As his wealth increased, Watts had built and moved into New Little Holland House near his old lodgings. Like his friend Henry Prinsep, he also bought a retreat on the Isle of Wight. There, he had close links with the "Freshwater community", of which the early photographer Julia Cameron was a leading member. She was also a member of Henry Prinsep's London set, and it seems clear that, either in London or the Isle of Wight, Julia was instrumental in George's meeting her close friend, the Scottish artist Mary Seton Fraser-Tytler.
G F Watts' 1887 portrait of his new wife (they married the previous year), the former Mary Seton Fraser-Tytler Image Source Wikimedia.org
When George (aged 69) and Mary (aged 36) married in Christ Church on Saturday 20 November 1886, George was listed as living at his London address in Melbury Road, Kensington. However, Mary gave her address as Mounthill, Epsom. This now-lost substantial property (which stood in what are now Mounthill Gardens, opposite the Epsom Playhouse) was the home of the widowed Jane Phillips where it is understood Mary's recently widowed step-mother, Harriet Jane Tytler (nee Prettyman) was living. There may also have been a connection through Jane's daughter, Mariquita, an artist who was only five years younger than Mary - and who had married Herbert Moberley at Christ Church a couple of years earlier.
The wedding party apparently walked to Christ Church from Mounthill. At the wedding, the witnesses were Mary's two step-brothers, Edward and William Fraser-Tytler and her step-mother. After the ceremony the couple caught a train to London where they had lunch with some friends.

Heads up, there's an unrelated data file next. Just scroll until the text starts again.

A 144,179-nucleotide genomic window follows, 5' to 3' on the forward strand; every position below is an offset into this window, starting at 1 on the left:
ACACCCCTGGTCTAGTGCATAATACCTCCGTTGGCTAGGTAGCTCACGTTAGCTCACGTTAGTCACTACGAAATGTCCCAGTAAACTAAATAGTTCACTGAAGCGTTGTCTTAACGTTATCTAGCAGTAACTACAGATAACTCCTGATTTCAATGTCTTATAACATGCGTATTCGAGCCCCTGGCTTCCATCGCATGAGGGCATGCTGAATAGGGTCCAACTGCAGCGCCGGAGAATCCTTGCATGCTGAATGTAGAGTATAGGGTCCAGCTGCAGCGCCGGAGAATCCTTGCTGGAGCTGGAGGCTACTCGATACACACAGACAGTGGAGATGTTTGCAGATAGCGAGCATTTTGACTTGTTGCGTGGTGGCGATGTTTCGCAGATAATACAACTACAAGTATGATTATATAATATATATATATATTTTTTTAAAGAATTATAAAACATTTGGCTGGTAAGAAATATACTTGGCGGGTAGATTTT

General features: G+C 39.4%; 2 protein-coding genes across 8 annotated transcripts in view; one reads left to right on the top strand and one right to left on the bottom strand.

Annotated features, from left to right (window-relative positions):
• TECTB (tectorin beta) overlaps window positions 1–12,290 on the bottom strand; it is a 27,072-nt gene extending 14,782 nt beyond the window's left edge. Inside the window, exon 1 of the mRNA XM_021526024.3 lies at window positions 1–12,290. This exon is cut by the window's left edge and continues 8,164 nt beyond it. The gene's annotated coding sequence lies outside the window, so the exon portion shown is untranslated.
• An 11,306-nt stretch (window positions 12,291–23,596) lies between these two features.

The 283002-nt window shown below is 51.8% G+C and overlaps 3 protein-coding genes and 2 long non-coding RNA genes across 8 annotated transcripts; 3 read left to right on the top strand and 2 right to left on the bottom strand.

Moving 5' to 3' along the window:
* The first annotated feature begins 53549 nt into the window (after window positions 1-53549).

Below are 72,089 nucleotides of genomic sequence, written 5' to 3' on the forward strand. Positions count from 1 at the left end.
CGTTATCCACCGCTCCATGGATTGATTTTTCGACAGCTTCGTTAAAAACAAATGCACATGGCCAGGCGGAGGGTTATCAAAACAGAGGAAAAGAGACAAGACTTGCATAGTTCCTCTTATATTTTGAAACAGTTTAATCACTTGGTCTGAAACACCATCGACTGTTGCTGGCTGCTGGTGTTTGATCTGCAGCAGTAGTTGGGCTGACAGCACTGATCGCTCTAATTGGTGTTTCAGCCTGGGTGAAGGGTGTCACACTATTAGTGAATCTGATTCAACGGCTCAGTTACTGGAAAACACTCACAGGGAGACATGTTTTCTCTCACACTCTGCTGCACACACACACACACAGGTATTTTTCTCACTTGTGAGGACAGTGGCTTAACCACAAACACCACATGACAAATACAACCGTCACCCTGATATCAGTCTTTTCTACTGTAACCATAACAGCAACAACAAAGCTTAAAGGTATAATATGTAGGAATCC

There is no known photograph of George and Mary's wedding, but they did make the rather touching cast pictured below, on the base of which is written in pencil "The Hands of Mr and Mrs Watts. Saturday November 20 1886 / GFW MSW". (Mary later referred to the cast as "dear blessed symbol of our double yet one life.")
In the early 1890s, the couple set up what has become called an "artists' village" around their newly-built Arts & Crafts country retreat, Limnerslease, on the outskirts of Compton. Part of this was a pottery set up to help locals learn financially-rewarding skills. (In 1903, a year before Watts' death, Mary added a spacious Gallery for his retained works.)
George and Mary Watts at Limnerslease, Compton Image by courtesy of The Watts Gallery
George and Mary's acquaintanceship with Lord Rosebery (whom Watts had painted on several occasions) reached its peak in the 1890s, after Lady Rosebery's early death. There was regular correspondence, including Lord Rosebery's letter to Watts on his 84th birthday in 1901 wishing him a "long lease."
Their relationship survived a difficult time in 1985 (during Lord Rosebery's time as Prime Minister from March 1894 to June 1895). The couple were heading a £5,000 fund-raising appeal funds for the Home Arts and Industries Association - part of the Arts and Crafts movement that was dear to their hearts. On 30 May 1895 and with the aim of soliciting a donation, Mary sent a caricature of her husband as "An Epsom Beggar" to Lord Rosebery at The Durdans, his Epsom home.
Lord Rosebery replied: "I have received your gruesome portrait of my dear Mr Watts, and promise that you shall share in the spirits, but I can assure you that when the necessary presents are given there is little spoil to share!" Watts replied, "What I should like better than 'spoil' would be your attention to the matter."
Watts died in 1904. Mary remained at Compton, working until her death in 1938. The remains of both are interred in the grounds of the local Watts Chapel, a noted Arts & Crafts masterpiece designed and (assisted by her local band of potters) decorated by Mary. The still-active Gallery and much else remains at Compton, just down the A3 from Guildford.